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FAQ

Q1: What Kind of Camera do you use?
A1: The answer to this can be found here in the Gear section.

Q2: What kind of film do you use?
A2: I used to shoot primarily print film so most of my older photos (Vietnam photos and some of the US photos) were taken using a variety of print films ranging from Kodak Ektar 25 to Fuji Superia 800. Nowadays though, I shoot slide film almost exclusively with Fuji Velvia being my all round favorite and Kodak E100VS being my film of choice for places like Mexico with a lot of red scenery. I also use Fuji Provia 100F when I want the extra speed and the ultra fine grain or for beach photos because I like the way it renders blue skies and turquoise waters.

For the black and white pictures on this site, they were all made using color film which was either scanned in as B&W or converted to B&W using Photoshop. I generally don't shoot with B&W film because I only have 1 camera body and I don't want to miss out on any good color photo opportunities should they pop up. With color film, you can always go to B&W but not the other way around. Also, shooting color allows you to be flexible in how you want to render your B&W photo. In Photoshop, you can use the color information of a color image to mimic various filters when converting to B&W. For instance, you can mimic red filters to darken the sky or yellow filters to provide smoother skin tones in post-processing but you couldn't do this with images shot on B&W film. Some people feel there's no substitute for the "look" of true B&W films but the results of converting color images to B&W are suitable for my tastes.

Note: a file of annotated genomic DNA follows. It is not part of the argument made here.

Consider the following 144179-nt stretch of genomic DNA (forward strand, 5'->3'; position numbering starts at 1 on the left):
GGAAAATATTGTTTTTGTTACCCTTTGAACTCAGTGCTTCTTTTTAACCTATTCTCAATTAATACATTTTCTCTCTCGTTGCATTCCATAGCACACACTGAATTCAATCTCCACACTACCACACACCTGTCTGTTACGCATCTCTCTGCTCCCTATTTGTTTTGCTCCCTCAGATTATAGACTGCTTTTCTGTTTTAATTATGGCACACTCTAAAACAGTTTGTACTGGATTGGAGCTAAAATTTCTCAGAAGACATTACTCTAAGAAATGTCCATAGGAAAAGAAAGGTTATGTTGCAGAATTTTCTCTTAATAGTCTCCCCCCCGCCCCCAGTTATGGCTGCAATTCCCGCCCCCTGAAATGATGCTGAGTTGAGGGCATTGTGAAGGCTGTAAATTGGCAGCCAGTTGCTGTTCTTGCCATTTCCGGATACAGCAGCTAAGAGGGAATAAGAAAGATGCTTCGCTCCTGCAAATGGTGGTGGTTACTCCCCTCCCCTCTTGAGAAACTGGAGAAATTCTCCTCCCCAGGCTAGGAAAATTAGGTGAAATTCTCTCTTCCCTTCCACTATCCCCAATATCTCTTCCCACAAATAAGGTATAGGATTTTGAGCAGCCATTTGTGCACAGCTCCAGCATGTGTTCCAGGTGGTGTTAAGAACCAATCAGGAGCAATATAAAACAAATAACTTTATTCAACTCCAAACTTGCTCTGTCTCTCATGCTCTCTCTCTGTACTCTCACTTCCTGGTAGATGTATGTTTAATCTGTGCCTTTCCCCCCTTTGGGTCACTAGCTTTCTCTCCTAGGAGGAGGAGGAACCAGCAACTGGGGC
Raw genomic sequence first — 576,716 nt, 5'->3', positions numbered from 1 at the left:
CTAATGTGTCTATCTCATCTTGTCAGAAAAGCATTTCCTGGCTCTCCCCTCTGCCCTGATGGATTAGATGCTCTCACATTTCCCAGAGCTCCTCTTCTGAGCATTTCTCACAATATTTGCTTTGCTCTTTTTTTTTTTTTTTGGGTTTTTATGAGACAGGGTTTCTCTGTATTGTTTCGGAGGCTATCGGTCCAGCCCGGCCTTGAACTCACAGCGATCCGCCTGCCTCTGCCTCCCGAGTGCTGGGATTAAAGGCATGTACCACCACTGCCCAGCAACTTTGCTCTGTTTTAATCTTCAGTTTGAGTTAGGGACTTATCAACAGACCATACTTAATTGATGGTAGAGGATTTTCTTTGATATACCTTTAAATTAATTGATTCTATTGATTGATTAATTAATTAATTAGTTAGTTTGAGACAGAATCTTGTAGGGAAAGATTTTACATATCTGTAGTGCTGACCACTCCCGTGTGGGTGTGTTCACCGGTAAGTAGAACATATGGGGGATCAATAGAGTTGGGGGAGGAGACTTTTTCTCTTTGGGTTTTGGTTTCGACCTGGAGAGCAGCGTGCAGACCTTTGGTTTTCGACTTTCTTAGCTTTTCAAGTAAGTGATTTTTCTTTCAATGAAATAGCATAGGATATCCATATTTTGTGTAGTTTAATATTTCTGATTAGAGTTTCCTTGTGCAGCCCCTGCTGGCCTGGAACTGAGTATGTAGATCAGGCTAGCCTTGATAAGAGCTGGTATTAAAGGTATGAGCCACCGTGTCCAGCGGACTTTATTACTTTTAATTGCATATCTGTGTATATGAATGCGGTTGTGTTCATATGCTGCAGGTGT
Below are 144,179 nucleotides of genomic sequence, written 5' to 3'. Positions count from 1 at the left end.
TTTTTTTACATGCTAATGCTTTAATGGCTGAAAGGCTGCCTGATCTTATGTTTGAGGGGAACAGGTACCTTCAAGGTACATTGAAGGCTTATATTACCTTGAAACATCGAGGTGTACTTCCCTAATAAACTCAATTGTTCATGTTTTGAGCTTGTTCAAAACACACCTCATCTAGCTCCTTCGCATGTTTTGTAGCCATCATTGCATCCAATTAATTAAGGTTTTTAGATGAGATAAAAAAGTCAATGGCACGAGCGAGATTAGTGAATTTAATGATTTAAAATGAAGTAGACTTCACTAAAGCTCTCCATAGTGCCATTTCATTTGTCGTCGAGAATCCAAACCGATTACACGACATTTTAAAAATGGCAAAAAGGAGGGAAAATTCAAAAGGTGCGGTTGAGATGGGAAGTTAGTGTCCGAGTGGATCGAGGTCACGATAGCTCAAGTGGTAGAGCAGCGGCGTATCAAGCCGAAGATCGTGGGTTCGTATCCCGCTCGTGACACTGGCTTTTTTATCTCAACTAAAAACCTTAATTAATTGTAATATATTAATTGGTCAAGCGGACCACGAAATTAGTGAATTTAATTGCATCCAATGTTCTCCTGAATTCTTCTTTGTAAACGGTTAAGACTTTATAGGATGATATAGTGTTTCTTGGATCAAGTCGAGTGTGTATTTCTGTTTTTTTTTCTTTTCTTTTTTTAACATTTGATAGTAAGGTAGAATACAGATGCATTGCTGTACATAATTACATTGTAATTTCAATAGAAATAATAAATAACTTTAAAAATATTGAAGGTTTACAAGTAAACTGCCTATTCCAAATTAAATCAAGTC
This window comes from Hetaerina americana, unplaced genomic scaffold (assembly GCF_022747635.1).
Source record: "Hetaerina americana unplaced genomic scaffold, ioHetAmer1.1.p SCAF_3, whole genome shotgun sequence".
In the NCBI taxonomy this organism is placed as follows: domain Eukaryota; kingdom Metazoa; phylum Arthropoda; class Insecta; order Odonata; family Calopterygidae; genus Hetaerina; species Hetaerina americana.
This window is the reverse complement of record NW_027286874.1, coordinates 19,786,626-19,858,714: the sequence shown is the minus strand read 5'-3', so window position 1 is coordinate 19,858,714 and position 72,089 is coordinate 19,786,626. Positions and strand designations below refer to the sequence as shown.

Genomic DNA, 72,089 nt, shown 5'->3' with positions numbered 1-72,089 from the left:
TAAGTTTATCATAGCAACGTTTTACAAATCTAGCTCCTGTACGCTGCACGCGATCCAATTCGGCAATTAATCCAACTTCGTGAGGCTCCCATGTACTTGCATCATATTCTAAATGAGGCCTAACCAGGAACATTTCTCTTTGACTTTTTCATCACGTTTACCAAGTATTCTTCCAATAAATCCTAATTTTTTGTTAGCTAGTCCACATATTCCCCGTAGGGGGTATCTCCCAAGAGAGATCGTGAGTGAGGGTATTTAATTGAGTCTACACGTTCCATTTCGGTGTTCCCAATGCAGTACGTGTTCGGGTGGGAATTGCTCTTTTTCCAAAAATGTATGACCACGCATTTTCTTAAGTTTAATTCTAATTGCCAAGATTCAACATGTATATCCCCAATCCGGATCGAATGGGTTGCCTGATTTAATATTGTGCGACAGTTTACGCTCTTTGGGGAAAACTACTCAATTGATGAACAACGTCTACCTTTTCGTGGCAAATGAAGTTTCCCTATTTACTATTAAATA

Q3: Do you "Photoshop" your photos?
A3: All of the photos on this site have been "Photoshopped" in the sense that Photoshop was used to fix the shifting that happens anytime you scan in film. Other than that, most of the photos pretty much look like they do on the film (or how I think they look in the case of negative film). I'm not a purist though so I will crop, do levels adjustments, constrast masks, and other digital editing techniques, but most of the time they are minor adjustments and none of the pictures on this site were composited with the exception of the photo of the Texas Windmills.

Q4: How did you make those photos where parts of the picture are in color and parts in B&W?
A4: This is done by selectively grayscaling color pictures in Photoshop.

Q5: How much film do you shoot on a trip?
A5: This depends of course but the short answer is relatively little. Not including the rolls used for taking snapshots, the Cuba gallery was made using ~12 rolls of film, Vietnam with ~22 rolls, ~28 rolls for Mexico, ~5 rolls for Guatemala, and 1 roll for Belize.

 


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All Photographs and Content are the Copyrighted Works of Tommy Huynh Unless Noted Otherwise